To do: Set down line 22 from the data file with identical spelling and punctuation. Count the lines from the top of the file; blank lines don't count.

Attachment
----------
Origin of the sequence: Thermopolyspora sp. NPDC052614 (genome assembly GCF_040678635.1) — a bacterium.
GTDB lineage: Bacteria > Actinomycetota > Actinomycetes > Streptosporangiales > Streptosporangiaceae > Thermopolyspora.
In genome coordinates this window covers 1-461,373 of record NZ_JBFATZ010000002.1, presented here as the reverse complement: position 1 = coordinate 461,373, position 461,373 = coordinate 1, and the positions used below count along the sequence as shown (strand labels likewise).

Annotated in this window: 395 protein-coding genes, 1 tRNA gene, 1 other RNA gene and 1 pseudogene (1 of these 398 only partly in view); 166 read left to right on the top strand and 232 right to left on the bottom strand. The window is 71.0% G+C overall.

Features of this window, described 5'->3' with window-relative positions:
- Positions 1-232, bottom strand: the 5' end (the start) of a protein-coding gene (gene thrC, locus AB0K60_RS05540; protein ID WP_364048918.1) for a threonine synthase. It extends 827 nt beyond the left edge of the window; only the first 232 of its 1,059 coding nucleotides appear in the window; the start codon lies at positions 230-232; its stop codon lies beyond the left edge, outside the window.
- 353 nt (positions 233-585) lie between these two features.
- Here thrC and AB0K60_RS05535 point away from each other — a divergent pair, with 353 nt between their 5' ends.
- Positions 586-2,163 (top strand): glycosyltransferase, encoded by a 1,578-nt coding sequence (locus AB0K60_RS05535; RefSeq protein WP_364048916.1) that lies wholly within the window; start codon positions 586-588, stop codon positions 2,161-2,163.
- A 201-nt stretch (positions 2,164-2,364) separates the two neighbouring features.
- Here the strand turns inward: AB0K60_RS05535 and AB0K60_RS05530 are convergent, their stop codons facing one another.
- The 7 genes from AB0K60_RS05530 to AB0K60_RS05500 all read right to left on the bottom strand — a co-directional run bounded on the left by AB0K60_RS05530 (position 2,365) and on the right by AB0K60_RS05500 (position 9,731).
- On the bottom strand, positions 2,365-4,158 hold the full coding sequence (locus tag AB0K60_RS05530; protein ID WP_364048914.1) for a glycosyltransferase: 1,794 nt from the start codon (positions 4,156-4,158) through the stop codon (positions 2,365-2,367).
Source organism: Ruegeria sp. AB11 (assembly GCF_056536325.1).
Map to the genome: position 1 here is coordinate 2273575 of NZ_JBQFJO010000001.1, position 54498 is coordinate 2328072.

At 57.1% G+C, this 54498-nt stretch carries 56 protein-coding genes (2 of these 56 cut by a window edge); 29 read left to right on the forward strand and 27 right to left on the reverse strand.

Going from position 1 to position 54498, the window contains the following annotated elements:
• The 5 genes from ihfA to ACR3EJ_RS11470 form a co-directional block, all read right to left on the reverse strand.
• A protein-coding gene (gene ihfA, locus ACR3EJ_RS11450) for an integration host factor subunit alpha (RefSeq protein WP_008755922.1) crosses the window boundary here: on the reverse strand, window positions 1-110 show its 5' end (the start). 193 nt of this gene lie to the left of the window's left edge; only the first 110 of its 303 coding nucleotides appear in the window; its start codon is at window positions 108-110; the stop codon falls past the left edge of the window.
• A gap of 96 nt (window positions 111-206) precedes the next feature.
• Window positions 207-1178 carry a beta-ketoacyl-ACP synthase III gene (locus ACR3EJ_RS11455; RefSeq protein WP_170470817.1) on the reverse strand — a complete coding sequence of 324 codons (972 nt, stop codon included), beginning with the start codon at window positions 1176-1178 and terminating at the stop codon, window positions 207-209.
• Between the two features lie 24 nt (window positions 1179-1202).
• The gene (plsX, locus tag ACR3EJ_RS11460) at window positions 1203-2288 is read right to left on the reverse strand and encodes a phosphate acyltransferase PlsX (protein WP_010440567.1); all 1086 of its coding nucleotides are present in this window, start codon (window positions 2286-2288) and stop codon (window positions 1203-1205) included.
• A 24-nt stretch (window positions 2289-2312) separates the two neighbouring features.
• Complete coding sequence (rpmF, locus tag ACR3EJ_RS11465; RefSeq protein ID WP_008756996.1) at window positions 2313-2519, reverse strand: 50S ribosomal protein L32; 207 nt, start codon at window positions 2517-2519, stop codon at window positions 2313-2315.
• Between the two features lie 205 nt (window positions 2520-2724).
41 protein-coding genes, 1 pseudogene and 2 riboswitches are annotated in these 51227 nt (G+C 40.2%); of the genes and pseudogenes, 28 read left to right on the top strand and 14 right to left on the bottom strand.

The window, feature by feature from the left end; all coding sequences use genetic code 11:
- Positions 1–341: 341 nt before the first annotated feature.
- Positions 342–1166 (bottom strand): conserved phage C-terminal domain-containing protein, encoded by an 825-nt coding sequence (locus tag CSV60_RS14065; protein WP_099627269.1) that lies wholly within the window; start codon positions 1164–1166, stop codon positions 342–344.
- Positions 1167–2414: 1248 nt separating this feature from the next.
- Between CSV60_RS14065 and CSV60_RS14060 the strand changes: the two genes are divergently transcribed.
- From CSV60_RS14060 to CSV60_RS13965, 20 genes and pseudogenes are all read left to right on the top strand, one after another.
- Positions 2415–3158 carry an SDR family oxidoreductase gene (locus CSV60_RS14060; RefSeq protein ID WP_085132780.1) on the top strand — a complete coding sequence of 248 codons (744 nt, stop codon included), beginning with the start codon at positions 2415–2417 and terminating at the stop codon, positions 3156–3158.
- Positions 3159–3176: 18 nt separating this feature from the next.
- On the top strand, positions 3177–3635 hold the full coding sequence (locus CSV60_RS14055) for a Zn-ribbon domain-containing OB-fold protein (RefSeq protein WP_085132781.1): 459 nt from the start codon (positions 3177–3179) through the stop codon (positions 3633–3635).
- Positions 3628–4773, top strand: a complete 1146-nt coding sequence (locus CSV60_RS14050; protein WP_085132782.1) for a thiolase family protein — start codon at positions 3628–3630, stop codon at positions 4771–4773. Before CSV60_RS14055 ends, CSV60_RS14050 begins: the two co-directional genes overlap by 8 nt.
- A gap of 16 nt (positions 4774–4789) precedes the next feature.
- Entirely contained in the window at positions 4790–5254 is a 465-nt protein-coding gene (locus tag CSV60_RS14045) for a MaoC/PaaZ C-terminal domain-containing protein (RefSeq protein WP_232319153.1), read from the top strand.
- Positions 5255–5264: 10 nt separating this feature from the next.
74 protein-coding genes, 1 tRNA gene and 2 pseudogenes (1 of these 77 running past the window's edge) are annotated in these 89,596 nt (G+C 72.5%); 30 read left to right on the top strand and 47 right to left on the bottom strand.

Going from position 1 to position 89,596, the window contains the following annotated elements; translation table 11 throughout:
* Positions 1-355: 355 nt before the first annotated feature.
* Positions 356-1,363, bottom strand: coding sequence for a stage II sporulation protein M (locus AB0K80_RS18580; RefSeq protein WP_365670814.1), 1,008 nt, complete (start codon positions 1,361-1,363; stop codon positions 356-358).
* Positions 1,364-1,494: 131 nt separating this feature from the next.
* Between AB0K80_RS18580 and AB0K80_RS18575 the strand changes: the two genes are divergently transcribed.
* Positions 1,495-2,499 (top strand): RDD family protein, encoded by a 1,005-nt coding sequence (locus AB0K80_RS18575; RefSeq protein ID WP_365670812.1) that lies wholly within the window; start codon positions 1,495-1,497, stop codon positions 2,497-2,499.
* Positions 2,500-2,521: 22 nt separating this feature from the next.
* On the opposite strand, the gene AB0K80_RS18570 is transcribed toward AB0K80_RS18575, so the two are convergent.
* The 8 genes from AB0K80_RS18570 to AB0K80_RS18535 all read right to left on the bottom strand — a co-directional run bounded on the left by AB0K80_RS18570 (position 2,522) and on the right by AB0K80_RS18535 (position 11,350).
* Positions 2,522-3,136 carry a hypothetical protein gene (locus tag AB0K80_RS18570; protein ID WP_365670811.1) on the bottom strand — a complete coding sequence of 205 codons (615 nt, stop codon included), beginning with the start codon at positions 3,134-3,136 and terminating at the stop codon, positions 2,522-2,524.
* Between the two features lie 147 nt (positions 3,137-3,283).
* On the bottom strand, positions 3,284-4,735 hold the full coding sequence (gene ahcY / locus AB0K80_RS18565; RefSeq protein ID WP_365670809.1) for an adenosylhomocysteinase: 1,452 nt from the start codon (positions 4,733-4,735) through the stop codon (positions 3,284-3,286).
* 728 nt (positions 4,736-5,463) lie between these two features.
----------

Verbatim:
• Between the two features lie 24 nt (window positions 1179-1202).